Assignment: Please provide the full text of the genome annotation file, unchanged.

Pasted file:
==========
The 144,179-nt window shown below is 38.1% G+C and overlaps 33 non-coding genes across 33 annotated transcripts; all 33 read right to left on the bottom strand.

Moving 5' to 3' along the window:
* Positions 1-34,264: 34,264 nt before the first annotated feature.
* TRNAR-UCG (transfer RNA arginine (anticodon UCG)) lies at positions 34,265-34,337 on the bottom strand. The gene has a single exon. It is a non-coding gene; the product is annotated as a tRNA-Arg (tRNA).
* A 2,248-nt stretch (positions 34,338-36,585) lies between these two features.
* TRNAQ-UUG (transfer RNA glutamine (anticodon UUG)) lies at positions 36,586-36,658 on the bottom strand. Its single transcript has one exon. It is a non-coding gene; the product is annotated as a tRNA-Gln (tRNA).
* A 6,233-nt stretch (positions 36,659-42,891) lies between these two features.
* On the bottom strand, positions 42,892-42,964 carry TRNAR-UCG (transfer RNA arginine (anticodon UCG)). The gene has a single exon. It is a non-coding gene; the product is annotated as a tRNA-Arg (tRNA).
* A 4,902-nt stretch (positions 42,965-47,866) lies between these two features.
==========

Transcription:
The 144,179-nt window shown below is 38.1% G+C and overlaps 33 non-coding genes across 33 annotated transcripts; all 33 read right to left on the bottom strand.

Moving 5' to 3' along the window:
* Positions 1-34,264: 34,264 nt before the first annotated feature.
* TRNAR-UCG (transfer RNA arginine (anticodon UCG)) lies at positions 34,265-34,337 on the bottom strand. The gene has a single exon. It is a non-coding gene; the product is annotated as a tRNA-Arg (tRNA).
* A 2,248-nt stretch (positions 34,338-36,585) lies between these two features.
* TRNAQ-UUG (transfer RNA glutamine (anticodon UUG)) lies at positions 36,586-36,658 on the bottom strand. Its single transcript has one exon. It is a non-coding gene; the product is annotated as a tRNA-Gln (tRNA).
* A 6,233-nt stretch (positions 36,659-42,891) lies between these two features.
* On the bottom strand, positions 42,892-42,964 carry TRNAR-UCG (transfer RNA arginine (anticodon UCG)). The gene has a single exon. It is a non-coding gene; the product is annotated as a tRNA-Arg (tRNA).
* A 4,902-nt stretch (positions 42,965-47,866) lies between these two features.